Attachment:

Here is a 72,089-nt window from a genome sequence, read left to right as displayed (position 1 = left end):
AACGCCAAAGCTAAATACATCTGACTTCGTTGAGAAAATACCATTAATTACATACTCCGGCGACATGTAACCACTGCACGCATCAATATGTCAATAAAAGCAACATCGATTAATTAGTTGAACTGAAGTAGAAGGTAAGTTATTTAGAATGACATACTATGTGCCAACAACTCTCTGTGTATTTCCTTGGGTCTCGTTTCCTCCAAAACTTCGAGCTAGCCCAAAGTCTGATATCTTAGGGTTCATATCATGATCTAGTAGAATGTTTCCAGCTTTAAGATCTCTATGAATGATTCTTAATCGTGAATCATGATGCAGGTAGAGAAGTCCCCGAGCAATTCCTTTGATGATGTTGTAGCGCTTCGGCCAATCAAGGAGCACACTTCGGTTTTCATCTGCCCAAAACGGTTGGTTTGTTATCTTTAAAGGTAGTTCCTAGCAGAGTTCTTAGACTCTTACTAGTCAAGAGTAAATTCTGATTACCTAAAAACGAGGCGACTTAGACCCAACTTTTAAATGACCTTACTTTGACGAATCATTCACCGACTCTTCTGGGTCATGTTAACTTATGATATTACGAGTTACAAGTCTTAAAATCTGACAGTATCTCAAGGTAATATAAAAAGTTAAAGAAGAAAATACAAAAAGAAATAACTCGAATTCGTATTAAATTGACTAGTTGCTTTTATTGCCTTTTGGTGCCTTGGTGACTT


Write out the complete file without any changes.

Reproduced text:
Here is a 72,089-nt window from a genome sequence, read left to right as displayed (position 1 = left end):
AACGCCAAAGCTAAATACATCTGACTTCGTTGAGAAAATACCATTAATTACATACTCCGGCGACATGTAACCACTGCACGCATCAATATGTCAATAAAAGCAACATCGATTAATTAGTTGAACTGAAGTAGAAGGTAAGTTATTTAGAATGACATACTATGTGCCAACAACTCTCTGTGTATTTCCTTGGGTCTCGTTTCCTCCAAAACTTCGAGCTAGCCCAAAGTCTGATATCTTAGGGTTCATATCATGATCTAGTAGAATGTTTCCAGCTTTAAGATCTCTATGAATGATTCTTAATCGTGAATCATGATGCAGGTAGAGAAGTCCCCGAGCAATTCCTTTGATGATGTTGTAGCGCTTCGGCCAATCAAGGAGCACACTTCGGTTTTCATCTGCCCAAAACGGTTGGTTTGTTATCTTTAAAGGTAGTTCCTAGCAGAGTTCTTAGACTCTTACTAGTCAAGAGTAAATTCTGATTACCTAAAAACGAGGCGACTTAGACCCAACTTTTAAATGACCTTACTTTGACGAATCATTCACCGACTCTTCTGGGTCATGTTAACTTATGATATTACGAGTTACAAGTCTTAAAATCTGACAGTATCTCAAGGTAATATAAAAAGTTAAAGAAGAAAATACAAAAAGAAATAACTCGAATTCGTATTAAATTGACTAGTTGCTTTTATTGCCTTTTGGTGCCTTGGTGACTT